On that day many will say to me, ‘Lord, Lord, did we not prophesy in your name, and cast out demons in your name, and do many deeds of power in your name?’ Then I will declare to them, ‘I never knew you; go away from me, you evildoers.’ “Everyone then who hears these words of mine and acts on them will be like a wise man who built his house on rock. The rain fell, the floods came, and the winds blew and beat on that house, but it did not fall, because it had been founded on rock. And everyone who hears these words of mine and does not act on them will be like a foolish man who built his house on sand. The rain fell, and the floods came, and the winds blew and beat against that house, and it fell—and great was its fall!” Now when Jesus had finished saying these things, the crowds were astounded at his teaching, for he taught them as one having authority, and not as their scribes.Matthew 7.22-29
This is one passage in the New Testament which never fails to make me anxious. Will I run the race only to be disqualified? Will I live my life only to end up hearing Jesus tell me, “I never knew you; go away from me, you evildoer?” Jesus certainly minces no words about the obedience he requires of those who wish to enter the kingdom of heaven: whatever he has taught from beginning to end in the Sermon must be faithfully lived out. As Dietrich Bonhoeffer eloquently puts it, “Jesus has spoken: his is the word, ours the obedience.” His words are now a line that divides humanity into those who would obey and those who would not.
Jesus’ words in verses 22 and 23 would have stirred much dread in many introspective consciences, for it sounds like one could do great deeds in his name and still be rejected from his kingdom. However, he isn’t setting up a criteria that would make sincere hearers despair. Those whom he rejects in verse 22 aren’t sincere and faithful believers, but those who perform impressive shows of piety and religiosity in his name without true obedience to him. It’s possible to be a great Christian in public but be a terrible human being in private; it’s possible to do things in Jesus’ name but not have any love for Jesus. Jesus is calling us to be obedient to him in all areas of our life, especially in the aspects not seen by others: our inner thoughts and private actions. That’s what the Sermon is treating. Of course, our heart must first be changed by his call such that all that we do—whether in public or private, outwardly or inwardly—emerge from a right desire.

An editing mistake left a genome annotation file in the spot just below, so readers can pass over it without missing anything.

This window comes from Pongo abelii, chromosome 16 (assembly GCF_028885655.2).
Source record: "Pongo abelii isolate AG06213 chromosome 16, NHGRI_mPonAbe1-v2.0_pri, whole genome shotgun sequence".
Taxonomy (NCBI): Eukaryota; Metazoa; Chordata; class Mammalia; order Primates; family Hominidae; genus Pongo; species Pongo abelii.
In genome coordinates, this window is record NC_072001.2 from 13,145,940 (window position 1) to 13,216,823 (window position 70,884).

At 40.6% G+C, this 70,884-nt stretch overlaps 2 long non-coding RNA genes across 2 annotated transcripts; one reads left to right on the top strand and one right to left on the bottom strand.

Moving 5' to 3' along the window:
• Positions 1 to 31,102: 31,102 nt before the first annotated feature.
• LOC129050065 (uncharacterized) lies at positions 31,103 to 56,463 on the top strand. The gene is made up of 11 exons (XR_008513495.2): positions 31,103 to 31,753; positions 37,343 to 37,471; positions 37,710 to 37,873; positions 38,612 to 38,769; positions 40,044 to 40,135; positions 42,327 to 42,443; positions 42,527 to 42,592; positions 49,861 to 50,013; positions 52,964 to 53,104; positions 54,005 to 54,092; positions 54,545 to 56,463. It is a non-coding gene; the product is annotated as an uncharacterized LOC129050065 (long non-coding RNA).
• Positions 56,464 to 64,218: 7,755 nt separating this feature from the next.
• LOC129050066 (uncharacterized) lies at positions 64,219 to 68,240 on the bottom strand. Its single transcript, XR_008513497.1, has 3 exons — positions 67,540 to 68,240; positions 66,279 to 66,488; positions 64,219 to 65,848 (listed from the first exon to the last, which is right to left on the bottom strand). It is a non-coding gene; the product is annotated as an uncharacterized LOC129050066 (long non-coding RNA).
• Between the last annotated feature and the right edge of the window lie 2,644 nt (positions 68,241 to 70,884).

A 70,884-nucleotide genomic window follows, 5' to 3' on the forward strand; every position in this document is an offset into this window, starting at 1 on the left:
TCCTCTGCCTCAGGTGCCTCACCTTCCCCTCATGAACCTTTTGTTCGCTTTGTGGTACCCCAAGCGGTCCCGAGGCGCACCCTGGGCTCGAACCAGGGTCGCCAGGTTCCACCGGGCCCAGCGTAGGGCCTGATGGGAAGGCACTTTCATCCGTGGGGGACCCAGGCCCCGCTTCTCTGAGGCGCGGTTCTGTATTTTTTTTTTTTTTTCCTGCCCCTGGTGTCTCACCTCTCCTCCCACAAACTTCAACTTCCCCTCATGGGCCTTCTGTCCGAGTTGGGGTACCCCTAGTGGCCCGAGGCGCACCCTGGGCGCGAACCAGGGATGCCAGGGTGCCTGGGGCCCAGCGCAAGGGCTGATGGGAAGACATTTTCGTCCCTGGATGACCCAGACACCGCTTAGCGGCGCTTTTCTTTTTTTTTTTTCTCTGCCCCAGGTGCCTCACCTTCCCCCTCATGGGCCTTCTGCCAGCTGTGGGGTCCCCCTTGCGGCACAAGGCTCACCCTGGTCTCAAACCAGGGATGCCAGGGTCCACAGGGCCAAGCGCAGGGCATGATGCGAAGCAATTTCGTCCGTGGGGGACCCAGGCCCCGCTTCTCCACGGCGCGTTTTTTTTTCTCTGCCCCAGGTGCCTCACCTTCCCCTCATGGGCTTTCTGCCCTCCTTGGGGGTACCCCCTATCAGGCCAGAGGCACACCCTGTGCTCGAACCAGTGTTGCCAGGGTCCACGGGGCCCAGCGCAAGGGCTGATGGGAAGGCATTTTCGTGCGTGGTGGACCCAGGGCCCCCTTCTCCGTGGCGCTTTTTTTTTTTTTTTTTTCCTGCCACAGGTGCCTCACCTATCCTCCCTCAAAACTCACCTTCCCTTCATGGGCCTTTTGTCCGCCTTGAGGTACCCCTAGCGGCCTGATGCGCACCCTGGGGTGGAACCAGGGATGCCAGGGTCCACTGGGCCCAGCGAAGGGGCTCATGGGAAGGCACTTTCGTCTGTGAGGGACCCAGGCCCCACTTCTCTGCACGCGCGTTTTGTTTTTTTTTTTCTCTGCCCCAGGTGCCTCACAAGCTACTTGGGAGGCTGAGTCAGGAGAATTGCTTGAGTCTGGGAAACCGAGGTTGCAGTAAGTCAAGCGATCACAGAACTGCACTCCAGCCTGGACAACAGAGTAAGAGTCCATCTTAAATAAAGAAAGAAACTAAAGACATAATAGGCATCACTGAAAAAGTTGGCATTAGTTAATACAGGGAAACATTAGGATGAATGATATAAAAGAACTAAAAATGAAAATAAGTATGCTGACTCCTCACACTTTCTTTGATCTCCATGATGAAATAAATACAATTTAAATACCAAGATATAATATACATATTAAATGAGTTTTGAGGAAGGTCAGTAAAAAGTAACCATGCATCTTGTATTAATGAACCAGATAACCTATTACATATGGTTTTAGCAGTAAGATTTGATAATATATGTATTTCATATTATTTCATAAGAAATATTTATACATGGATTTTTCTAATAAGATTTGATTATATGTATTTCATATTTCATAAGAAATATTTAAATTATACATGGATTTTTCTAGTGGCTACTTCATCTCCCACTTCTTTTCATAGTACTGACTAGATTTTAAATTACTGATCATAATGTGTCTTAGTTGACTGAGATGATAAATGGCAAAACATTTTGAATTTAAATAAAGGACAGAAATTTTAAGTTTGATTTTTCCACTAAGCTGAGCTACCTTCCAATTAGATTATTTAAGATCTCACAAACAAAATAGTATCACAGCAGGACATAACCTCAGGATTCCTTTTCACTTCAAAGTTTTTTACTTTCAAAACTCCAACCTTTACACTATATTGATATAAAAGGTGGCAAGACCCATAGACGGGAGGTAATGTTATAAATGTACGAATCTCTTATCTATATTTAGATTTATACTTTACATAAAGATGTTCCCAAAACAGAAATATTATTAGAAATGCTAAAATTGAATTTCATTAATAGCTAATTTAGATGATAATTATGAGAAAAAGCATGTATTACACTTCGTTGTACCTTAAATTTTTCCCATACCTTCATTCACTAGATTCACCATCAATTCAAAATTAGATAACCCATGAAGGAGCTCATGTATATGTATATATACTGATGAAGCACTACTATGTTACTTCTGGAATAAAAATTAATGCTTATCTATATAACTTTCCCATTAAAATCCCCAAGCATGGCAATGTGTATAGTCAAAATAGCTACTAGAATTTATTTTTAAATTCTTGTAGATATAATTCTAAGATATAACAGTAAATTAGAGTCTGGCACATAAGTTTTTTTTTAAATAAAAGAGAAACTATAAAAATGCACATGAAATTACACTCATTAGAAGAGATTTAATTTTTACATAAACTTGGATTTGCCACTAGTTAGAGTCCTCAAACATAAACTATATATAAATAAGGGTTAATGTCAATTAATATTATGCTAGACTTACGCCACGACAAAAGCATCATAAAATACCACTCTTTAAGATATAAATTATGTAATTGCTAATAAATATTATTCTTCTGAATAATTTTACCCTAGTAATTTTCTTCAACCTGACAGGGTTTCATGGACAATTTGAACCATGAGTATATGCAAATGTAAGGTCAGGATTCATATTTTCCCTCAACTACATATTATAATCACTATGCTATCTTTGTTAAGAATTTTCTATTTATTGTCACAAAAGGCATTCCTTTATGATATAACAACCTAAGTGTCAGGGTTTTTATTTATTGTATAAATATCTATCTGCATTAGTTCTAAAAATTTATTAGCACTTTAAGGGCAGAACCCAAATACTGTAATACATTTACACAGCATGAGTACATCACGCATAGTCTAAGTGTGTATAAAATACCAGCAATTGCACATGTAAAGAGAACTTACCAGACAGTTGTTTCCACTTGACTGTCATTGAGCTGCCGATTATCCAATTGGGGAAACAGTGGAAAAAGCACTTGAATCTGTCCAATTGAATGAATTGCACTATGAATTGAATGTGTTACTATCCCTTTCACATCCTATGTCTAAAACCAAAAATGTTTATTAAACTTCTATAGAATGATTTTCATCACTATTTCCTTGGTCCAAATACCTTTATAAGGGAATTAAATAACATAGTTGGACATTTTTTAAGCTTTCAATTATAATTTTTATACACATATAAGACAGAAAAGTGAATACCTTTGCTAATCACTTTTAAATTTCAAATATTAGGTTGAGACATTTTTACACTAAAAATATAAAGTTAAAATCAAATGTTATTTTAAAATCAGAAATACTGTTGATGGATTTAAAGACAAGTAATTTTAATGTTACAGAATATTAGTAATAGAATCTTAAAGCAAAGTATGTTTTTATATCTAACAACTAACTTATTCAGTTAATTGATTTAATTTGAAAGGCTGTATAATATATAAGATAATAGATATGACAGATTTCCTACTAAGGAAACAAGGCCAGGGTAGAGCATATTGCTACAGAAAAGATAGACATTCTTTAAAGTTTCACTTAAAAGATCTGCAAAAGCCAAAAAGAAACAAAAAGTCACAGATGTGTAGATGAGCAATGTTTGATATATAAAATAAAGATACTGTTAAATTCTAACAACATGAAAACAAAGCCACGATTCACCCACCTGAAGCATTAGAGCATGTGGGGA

Misunderstandings aside, Jesus’ words can still make us feel some anxiety. Well, I believe a little concern here is good to stave off self-assurance. At least it stirs me to reflection and repentance, lest I be deceived by my own conceit and be led down the path of perdition. While faithful Christians may not be perfectly sinless in this life, we ought to constantly check ourselves against Jesus’ words and cling to them. For to do so, as Bonhoeffer puts it, “will see us through the day of judgement” because “[his] word is his grace.”